Chaos Warhound Scout Titan – Part 2

Part 2

In Part 1 I started my Warhound Titan project and brought the lower half of the body to just about 90% finished. I was now ready to start working on the meat and potatoes of this model. The torso, head, and weapon arms. This is where the most details are found. I also was ready to start working on the base. However, In doing so, I would run into a bit of a creative roadblock. In resolving that I would end up making this project much larger than originally intended.

The make-up of the upper portion of the Warhound body differs pretty significantly from the lower. The upper half is mostly composed of large detailed sections. As opposed to the smaller detailed pieces of the lower half. It would prove to be much easier to paint each chunk of the upper sections separately. That said, there really was nothing to build before jumping right into the painting job. 

Painting: Upper Body: Armor, Weapons, and Internal Compartments

Citadel Spray: Grey SeerCitadel Layer: Ushabti Bone
Citadel Air: Sybarite GreenArmy Painter: Cultist Robe
CItadel Air: Ulthuan GreyCitadel Shade: Reikland Fleshshade
Citadel Air: LeadbelcherCitadel Shade: Nuln Oil
Vallejo Air: Sea GreyCitadel Shade: Biel-Tan Green
Citadel Base: Mephiston RedCitadel Shade: Druchii Violet
Citadel Base: Khorne RedCitadel Shade: Agrax Earthshade
Citadel Base: Iron WarriorsCitadel Shade: Carroburg Crimson
Citadel Base: Phoenician PurpleArmy Painter Quickshade: Dark Tone
Citadel Base: Corvus BlackCitadel Contrast: Shyish Purple
Citadel Layer: Sybarite GreenCitadel Contrast: Blood Angels Red
Citadel Layer: Ulthuan GreyCitadel Contrast: Black Templar
Citadel Layer: Liberator GoldCitadel Dry: Wrack White
Citadel Layer: Evil Sunz ScarletCitadel Dry: Necron Compound
Citadel Layer: Brass ScorpionCitadel Dry: Golden Griffon
CItadel Layer: Pallid Wych FleshCitadel Dry: Nurgling Green
Citadel Layer: Kakaphoni PurpleCitadel Dry: Ryza Rust
Citadel Layer: Screaming SkullCitadel Technical: Typhus Corrosion

Before I started painting, I needed to make a decision. Would I take the easy route, and skip painting the inner compartments of the titan? Sealing it all in by gluing the carapace armor in place. Or would I paint everything, without gluing the carapace armor, so I could occasionally look inside?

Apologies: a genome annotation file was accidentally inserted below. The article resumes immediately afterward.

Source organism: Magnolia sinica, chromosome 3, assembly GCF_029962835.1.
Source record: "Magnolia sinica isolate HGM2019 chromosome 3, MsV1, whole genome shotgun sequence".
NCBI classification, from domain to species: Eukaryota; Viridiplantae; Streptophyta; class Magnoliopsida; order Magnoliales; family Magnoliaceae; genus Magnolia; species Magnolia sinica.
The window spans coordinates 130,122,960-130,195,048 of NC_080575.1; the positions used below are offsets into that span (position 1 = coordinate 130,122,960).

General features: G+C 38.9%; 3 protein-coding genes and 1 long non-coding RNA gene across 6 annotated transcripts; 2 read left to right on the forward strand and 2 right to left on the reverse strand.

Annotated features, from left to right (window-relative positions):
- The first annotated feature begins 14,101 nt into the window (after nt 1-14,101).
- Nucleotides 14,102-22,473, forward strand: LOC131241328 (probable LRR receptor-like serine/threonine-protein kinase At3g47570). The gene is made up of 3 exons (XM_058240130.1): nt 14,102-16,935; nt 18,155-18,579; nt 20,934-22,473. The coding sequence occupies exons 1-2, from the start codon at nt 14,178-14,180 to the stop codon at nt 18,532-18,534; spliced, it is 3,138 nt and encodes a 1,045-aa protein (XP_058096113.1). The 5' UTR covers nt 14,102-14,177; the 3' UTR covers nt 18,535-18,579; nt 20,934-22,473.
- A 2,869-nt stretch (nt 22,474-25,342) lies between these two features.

I know. I know. I know what you’re thinking, the answer was obvious. Of course I was going to paint the inside. But I still had to query myself about it. I mean If you think long enough about it, like overthinking it(as I tend to do about most things in life), why would I paint the inside? It’s going to be hidden from view almost 100% of the time. After a short internal debate on the subject, I came to the conclusion that I would be doing this model an incredible disservice by not painting the internal compartments. They are so beautifully detailed. In a completely chaos-ey way. (Beautiful chaos?)

The crew of this Warhound had long since succumbed to the influence of chaos(like it or not, by the looks of it), and were entombed in this God-engine for eternity(or until the engines go nova[kaboom]). The details modeled into these pieces are intense. You clearly understand the story being presented here. I began to wonder how would I do them justice, as I do not have the best brush control. I stared at them trying to work out what colors I would use, but couldn’t really nail down anything. So, I really didn’t have a plan when I started painting. I kind of just started reaching for random paints. The Tech Priest would have a red robe. Ok. The Moderati would probably have colors similar to the titans. Ok. Then it all kind of fell into place.